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Potentially disastrous L.A. weather taking a sunny turn

The rainstorm that could have triggered mudslides was gentler than had been feared, and now temperatures are expected to head back to the 80s and 90s.

October 15, 2009|Baxter Holmes and Robert J. Lopez

Southern California is expected to see a sharp change in the weather now that a Pacific storm has blown out of the region, apparently sparing fire-charred mountain areas from disastrous mudslides Wednesday.

The storm, which dumped 2 to 3 inches of rain in the Angeles National Forest, contributed to a number of traffic accidents but caused no significant mudflows in areas ravaged by recent wildfires.

Still, officials said, even though the rain has passed, the danger of mudslides will continue as new storm systems develop in the coming weeks and months.

"This is going to be an ongoing issue for all the people living in the burn area," said Capt. Mark Savage, a spokesman for the Los Angeles County Fire Department. "Until there is significant [plant] growth, which might take over a year or two or three years, this could be an issue."

Residents and officials across the region had prepared for the worst, fortifying homes and mountainsides with sandbags and heavy concrete barriers called K-rails. In unincorporated areas of L.A. County, 6,000 feet of K-rails had been placed in areas prone to mudslides, including those burned by the Station fire that broke out in August.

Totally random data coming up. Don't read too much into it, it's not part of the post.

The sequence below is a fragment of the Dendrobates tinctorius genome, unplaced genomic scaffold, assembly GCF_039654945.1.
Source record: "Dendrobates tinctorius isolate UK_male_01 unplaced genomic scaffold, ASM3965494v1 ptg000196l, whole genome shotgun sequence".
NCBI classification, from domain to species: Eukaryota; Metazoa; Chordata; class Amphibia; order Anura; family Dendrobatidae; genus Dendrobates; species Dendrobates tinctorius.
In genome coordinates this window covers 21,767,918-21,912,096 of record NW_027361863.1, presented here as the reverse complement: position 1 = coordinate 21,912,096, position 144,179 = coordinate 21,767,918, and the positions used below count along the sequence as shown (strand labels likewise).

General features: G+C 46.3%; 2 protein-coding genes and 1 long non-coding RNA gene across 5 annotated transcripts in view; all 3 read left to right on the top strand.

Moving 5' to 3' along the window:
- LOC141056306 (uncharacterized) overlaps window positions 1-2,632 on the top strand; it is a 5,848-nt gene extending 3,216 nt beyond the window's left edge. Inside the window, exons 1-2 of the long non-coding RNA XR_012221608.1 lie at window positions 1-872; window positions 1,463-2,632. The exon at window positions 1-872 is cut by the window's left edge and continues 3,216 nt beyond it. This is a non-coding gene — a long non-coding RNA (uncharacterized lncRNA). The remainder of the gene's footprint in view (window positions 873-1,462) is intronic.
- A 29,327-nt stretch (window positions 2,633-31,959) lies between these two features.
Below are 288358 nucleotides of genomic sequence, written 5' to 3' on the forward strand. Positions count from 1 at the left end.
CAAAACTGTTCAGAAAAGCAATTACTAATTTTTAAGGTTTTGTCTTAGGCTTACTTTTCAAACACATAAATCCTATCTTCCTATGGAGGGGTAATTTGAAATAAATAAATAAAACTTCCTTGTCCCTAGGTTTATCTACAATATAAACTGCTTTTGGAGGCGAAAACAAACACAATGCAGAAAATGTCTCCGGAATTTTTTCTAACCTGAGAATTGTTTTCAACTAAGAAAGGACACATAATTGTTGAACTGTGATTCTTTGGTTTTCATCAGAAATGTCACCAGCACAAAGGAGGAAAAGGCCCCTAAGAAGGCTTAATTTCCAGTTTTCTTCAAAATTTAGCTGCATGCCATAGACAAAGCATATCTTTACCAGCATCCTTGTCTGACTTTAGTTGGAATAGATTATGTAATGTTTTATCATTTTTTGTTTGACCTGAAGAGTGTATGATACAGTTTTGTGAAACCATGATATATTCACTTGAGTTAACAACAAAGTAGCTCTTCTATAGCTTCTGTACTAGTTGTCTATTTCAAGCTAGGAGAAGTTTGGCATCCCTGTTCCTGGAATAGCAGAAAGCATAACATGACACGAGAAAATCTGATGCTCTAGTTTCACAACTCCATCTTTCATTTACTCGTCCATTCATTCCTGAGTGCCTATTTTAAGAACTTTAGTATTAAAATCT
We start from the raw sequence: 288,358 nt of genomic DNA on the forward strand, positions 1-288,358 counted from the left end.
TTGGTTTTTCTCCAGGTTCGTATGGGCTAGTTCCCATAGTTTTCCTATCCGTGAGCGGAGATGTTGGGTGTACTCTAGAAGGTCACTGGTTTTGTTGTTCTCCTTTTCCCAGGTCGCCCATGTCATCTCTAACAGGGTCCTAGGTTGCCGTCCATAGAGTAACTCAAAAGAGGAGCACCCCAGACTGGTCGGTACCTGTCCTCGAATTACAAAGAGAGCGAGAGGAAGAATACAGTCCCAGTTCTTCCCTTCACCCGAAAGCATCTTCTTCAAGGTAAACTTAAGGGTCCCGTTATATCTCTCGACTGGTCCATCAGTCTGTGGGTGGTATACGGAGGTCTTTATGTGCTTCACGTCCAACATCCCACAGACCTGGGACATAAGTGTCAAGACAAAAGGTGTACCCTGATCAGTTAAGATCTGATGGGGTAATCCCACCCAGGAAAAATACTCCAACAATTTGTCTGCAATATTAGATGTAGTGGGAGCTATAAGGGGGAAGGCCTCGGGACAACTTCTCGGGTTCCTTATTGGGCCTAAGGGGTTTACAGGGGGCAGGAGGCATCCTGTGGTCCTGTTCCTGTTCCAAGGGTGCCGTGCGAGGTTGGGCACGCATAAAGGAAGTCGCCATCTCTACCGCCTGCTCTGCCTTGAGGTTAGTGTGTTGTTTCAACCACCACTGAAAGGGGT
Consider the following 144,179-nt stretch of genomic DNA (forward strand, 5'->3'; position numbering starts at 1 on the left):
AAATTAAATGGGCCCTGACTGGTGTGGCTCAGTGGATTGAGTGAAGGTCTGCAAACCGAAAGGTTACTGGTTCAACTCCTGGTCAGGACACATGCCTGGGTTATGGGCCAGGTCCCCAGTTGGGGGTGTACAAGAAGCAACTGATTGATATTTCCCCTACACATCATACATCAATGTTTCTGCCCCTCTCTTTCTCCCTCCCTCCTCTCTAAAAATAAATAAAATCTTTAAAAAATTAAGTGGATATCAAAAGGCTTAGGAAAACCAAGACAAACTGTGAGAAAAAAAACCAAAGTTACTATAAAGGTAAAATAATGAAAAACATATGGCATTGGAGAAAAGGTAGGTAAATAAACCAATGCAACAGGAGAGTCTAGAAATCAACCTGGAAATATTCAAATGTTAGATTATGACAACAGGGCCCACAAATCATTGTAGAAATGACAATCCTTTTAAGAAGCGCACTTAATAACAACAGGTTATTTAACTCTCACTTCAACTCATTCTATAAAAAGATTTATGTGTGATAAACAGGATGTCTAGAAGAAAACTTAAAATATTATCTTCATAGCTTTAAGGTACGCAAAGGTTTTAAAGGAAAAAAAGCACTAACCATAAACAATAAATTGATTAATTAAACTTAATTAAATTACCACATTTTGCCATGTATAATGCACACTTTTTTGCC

La Crescenta resident Paul Dutton, who spent Tuesday stacking sandbags at a friend's home in the rain, said he was glad that the worst seemed to have passed. But like others, he couldn't help but think about the next time a storm strikes.

"I'm a little bit concerned . . . about the whole community, not just my home," he said.

As of Wednesday evening, downtown Los Angeles had received 2.03 inches of rain. A little more than 3 inches had fallen in the San Gabriel Dam area above Azusa. And in Lancaster, only two-tenths of an inch had been recorded.

In the Los Angeles area, high temperatures in valleys today could reach the low 80s, the National Weather Service said.

The warmup will continue into Friday. Valley areas, and possibly downtown, could experience highs in the low 90s, according to the weather service.

"It's about as abrupt a change as we could expect," said Ryan Kittell, a meteorologist with the weather service's Oxnard office.

The change in weather, he said, will result from a ridge of high pressure building over Idaho.

"It will be pushing drier air across the [Southern California] area," Kittell said.


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